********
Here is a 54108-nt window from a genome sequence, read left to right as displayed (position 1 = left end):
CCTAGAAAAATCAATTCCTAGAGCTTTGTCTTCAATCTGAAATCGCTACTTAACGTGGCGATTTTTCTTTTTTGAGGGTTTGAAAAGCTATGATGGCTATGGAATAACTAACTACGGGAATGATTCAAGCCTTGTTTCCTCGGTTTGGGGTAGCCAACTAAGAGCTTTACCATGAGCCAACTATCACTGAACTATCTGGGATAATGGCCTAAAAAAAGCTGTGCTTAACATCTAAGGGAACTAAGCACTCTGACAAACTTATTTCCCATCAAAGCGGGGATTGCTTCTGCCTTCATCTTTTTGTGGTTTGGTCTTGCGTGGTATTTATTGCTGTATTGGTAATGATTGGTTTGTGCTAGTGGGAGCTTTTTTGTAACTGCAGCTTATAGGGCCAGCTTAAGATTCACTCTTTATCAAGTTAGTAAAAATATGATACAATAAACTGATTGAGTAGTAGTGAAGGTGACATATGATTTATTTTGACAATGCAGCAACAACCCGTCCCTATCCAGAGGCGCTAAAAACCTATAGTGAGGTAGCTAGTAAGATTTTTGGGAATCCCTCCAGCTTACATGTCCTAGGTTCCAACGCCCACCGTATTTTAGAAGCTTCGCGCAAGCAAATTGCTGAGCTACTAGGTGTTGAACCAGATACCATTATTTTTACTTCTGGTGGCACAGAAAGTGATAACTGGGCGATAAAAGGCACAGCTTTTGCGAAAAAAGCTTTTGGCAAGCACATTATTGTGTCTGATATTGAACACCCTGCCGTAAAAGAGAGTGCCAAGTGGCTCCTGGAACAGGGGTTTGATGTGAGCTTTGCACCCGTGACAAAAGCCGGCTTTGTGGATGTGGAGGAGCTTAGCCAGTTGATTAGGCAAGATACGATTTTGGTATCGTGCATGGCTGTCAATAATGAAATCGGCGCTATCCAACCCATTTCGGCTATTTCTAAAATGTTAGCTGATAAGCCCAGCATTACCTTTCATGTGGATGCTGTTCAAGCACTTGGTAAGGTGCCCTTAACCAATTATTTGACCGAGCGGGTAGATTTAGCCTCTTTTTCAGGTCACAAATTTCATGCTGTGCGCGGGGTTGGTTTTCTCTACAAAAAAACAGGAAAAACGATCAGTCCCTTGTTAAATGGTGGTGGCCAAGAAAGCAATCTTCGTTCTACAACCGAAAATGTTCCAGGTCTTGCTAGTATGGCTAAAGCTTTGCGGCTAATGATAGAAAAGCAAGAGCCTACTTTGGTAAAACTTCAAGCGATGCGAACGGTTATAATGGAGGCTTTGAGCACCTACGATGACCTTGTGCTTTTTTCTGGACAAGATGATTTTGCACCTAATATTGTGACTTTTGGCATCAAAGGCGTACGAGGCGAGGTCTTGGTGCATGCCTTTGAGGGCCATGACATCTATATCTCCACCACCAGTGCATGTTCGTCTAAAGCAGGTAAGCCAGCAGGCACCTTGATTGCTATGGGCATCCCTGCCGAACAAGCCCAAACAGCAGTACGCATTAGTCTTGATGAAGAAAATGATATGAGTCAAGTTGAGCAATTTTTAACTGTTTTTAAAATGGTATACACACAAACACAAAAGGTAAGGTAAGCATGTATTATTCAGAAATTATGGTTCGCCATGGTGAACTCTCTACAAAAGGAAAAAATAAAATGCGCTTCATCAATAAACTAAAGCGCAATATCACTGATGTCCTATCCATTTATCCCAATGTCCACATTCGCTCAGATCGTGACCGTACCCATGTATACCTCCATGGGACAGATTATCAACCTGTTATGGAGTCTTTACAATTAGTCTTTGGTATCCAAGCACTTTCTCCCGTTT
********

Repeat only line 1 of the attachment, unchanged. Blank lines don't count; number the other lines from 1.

Here is a 54108-nt window from a genome sequence, read left to right as displayed (position 1 = left end):